Welcome to the New Age of (Virtual) Exploration

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Following the fall of Rome, the European continent went dark. Although the term “Dark Ages” has fallen out of favor, we have no problem referring to the nadir of that time – when the Bubonic Plague – decimated Europe’s population as “the Black Death.”

Shortly after this tragic pandemic, Europe finally emerged from its thousand-year cocoon. Today, we call this the “Renaissance,” and it is aptly named. Side-by-side with the flourishing arts and sciences was the advent of something greater, something that, without it, we would not exist.

It’s called the “Age of Exploration.”

It was a time when everything came together for Europe. It was a time we forever remember as a simple mental image of a dandily dressed mustachioed man in a shiny helmet planting his sovereign colors on the sandy shores of a (to him) distant isle.

The Crusades were long over, although their lingering effects didn’t end until the fall of Constantinople in 1453. It was this particular event, that necessitated a burst of trans-oceanic activity. The Ottoman occupation, which didn’t end until World War I, cut off the inland trade routes favored by the Europeans. Indeed, Columbus received funding for his journey because the Spanish Crown thought he could find a water route to Eastern trading ports.

Portugal began this new era of discovery in 1412, but it was Christopher Columbus’ maiden voyage to the American continents that really started the race. While the Portuguese hugged the African coast, Columbus ventured forth into terra incognita. Well, actually mare incognitum.

Sailing under the Spanish flag, Columbus’s surprise finding of what was, to Europeans, a new world, launched a war of exploration between the two Iberian competitors. Before the end of the century, the French, the English, and the Dutch joined in. These are the Europeans most relevant to our own history, both before and after the Revolutionary War. But that’s a story for another time.

In fact, this isn’t a story of the past. But for today, this past is prologue.

To understand this, let’s return to a more recent past. Specifically, to June of 1966. It was then that Robert F. Kennedy uttered these words in a speech delivered at Cape Town, Massachusetts:

“There is a Chinese curse which says ‘May he live in interesting times.’ Like it or not we live in interesting times. They are times of danger and uncertainty; but they are also more open to the creative energy of men than any other time in history.”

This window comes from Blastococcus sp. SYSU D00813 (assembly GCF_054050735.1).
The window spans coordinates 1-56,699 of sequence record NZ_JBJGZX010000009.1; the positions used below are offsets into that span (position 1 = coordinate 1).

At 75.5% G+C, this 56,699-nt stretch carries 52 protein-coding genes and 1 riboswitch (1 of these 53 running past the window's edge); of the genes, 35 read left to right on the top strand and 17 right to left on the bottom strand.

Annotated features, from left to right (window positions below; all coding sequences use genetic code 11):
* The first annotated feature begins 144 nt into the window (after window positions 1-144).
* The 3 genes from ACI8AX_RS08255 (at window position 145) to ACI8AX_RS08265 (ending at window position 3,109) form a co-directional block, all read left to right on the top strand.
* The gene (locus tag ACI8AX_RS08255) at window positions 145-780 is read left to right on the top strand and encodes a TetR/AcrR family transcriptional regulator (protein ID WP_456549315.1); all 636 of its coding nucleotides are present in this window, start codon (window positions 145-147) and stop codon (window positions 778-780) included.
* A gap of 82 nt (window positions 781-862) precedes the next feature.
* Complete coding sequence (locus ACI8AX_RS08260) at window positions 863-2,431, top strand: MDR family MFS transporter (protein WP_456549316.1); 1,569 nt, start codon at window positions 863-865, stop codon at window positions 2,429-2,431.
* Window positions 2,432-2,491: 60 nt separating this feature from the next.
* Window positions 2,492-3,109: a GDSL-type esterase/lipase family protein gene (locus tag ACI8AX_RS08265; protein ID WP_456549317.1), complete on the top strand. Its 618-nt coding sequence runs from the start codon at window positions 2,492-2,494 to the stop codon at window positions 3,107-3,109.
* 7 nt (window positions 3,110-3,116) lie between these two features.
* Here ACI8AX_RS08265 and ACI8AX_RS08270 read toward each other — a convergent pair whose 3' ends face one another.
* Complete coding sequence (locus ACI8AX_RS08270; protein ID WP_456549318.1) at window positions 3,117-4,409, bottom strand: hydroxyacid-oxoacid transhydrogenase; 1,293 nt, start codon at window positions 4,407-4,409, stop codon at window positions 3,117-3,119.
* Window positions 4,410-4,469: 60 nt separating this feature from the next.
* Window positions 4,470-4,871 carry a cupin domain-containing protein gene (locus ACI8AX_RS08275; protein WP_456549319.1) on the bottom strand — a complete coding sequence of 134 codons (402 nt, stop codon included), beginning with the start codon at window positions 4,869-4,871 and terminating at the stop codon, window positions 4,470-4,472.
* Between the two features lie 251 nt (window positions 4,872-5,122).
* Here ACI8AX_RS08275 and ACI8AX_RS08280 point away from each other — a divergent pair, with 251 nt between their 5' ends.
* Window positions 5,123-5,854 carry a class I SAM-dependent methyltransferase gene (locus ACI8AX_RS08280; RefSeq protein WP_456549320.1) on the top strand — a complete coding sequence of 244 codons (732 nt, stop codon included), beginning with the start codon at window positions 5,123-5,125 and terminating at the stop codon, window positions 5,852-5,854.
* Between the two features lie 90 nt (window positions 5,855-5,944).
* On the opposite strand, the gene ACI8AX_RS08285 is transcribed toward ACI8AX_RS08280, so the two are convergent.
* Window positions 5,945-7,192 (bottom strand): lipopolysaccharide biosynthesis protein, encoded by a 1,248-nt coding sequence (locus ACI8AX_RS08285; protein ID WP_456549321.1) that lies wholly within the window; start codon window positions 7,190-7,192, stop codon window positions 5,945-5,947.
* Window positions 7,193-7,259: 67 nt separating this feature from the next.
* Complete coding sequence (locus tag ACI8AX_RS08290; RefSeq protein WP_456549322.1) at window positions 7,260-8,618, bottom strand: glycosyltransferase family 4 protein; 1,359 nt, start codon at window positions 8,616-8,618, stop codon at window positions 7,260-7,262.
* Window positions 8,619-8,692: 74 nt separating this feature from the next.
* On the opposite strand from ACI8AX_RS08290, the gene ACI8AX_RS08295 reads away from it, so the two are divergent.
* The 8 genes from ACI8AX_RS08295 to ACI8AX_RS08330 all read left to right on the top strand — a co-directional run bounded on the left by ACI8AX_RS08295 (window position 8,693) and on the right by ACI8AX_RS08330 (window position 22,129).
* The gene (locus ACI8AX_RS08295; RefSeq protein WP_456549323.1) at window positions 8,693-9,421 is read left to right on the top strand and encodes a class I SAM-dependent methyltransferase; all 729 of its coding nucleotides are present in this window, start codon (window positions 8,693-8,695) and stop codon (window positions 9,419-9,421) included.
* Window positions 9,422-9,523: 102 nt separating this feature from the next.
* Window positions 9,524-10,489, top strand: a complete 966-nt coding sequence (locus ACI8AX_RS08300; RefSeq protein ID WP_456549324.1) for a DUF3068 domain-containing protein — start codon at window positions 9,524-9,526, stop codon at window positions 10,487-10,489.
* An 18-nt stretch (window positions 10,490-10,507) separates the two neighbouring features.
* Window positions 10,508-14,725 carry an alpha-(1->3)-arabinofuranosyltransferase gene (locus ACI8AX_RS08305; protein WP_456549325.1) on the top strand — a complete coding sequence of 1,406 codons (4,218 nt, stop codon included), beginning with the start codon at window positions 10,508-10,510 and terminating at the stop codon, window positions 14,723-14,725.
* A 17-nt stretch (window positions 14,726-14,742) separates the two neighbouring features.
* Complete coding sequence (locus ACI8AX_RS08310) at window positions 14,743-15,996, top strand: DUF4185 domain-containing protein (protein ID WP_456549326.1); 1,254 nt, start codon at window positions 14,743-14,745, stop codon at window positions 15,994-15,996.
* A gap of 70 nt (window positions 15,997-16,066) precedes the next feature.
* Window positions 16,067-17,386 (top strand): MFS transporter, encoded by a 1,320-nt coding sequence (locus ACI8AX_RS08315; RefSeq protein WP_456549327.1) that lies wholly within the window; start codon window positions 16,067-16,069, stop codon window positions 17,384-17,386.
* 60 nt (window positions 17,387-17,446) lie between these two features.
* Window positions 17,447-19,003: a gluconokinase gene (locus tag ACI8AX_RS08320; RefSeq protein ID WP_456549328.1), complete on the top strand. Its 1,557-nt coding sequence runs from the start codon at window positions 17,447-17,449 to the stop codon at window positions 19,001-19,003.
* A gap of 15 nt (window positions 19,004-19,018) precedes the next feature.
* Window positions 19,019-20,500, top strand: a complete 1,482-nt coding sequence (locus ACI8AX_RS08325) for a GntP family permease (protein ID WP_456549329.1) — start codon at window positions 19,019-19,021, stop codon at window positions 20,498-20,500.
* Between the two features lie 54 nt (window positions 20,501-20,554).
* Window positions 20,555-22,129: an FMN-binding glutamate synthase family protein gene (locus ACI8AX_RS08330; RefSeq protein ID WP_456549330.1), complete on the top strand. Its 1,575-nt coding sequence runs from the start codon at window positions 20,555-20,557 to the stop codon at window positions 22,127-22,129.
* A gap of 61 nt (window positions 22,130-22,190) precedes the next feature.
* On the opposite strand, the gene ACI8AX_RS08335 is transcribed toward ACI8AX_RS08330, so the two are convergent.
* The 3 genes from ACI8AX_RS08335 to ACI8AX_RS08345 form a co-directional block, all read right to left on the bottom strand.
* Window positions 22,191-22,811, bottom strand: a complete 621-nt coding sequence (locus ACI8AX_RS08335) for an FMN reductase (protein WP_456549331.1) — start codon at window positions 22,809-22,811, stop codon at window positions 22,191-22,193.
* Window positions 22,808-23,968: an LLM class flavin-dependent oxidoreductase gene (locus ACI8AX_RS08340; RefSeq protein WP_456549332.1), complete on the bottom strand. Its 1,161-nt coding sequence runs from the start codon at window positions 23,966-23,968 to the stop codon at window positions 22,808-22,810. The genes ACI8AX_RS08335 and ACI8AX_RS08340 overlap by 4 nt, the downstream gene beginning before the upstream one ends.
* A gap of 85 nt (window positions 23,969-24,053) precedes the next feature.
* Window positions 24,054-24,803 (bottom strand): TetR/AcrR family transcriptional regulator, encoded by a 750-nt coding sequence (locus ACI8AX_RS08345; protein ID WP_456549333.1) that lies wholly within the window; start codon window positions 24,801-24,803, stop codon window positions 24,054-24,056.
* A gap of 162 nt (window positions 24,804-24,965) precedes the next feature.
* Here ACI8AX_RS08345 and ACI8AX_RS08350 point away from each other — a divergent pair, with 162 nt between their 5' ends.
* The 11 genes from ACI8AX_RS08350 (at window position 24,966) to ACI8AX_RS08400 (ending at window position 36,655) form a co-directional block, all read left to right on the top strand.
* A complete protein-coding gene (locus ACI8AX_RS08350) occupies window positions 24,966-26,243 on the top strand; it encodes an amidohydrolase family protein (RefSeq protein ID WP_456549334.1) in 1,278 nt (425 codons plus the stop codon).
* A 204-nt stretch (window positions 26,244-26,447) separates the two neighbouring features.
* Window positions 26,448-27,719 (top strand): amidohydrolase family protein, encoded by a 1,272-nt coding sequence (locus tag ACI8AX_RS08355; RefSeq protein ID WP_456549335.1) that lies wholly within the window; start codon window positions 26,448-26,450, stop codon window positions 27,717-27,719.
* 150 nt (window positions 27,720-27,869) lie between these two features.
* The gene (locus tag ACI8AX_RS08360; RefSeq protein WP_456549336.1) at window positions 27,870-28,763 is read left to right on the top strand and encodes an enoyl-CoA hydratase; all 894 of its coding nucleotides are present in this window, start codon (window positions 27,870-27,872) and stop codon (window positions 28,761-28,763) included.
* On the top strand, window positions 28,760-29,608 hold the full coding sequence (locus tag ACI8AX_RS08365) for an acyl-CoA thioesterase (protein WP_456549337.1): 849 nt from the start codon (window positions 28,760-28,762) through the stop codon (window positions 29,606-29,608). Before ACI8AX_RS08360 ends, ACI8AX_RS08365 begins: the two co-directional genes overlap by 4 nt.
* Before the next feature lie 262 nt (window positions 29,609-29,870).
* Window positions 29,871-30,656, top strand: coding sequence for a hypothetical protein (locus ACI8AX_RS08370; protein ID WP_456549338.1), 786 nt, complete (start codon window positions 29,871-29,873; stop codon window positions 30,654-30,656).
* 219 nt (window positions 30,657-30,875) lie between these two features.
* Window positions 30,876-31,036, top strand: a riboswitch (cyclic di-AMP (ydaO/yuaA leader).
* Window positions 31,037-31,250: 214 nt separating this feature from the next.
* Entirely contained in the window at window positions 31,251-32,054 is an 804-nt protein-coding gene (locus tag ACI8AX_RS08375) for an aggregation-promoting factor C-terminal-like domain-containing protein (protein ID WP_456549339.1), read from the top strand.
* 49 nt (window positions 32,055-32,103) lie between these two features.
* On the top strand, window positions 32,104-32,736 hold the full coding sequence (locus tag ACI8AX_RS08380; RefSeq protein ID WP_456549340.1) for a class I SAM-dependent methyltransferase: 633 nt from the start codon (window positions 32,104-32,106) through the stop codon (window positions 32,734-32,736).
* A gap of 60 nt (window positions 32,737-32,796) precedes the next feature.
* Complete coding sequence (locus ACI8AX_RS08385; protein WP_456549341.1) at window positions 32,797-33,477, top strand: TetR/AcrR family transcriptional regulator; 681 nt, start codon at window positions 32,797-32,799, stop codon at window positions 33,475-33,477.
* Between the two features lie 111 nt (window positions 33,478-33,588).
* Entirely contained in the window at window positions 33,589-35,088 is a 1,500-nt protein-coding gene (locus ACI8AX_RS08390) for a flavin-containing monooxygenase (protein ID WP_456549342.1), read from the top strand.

Whether or not the curse is really of Chinese origin is unclear. Its first mention in print appears in the 1939 Proceedings of the Academy of Political Science. In that issue, Frederic R. Coudert said a friend wrote a letter to him in 1936 which said in part, “Many years ago, I learned from one of our diplomats in China that one of the principal Chinese curses heaped upon an enemy is, ‘May you live in an interesting age.’ Surely, no age has been more fraught with insecurity than our own present time.”

Hmm, sounds like mankind has experienced “interesting times” more often than it would seem over the past century.

And these past seven months have definitely earned the label “interesting times.”

While these times certainly have inspired uncertainty and the fear normally associated with the unknown, they have also opened up more opportunity since the mass access of the internet in the 1990s.

(Wait a minute. Not that anyone is counting, but 1930s, 1960s, 1990s, 2020s… I’m not saying it’s aliens but,… I’d think twice once we hit the 2050s.)

The today and now, though, blossoms like a new Age of Exploration. Except, instead of claiming some lonely island, we’re planting our flag on virtual territory. That territory has always existed, and at least a few people have always known of it, but, until these past few months, it’s been underutilized.

Today, that’s all different. Here are a few examples:

How many of you ever heard of “Zoom” before Covid struck, let alone participated in a Zoom meeting?

How many of you had ever known there was such a thing as a virtual conference or had ever attended one?

How many of you had ever taken an online class and have others recognize it as legitimate?

Several years ago, CougarTech, the HF-L robotics team, promoted an online campaign called “Claim Your Name.” Its purpose was to encourage people to claim their name on social media and other internet platforms before someone else did. Why is this important? How many of you have to add numbers after your name when you establish a new account because someone beat you to the punch. They claimed their name before you claimed your name.

The same thing is going on right now on the internet. People are transferring non-internet activities to the internet. These may be online classes, virtual conferences, or even regular meetings. And, as in all marketing efforts, the first one to the market usually wins.

The world is ever changing. As a result, all times are interesting. This means you can always discover opportunities.

But, first, you’ve got to set sail directly into those uncharted waters others fear.

That is the story of Christopher Columbus. That is the glory of Christopher Columbus.

Are you brave enough, smart enough, and confident enough to be the next Christopher Columbus?

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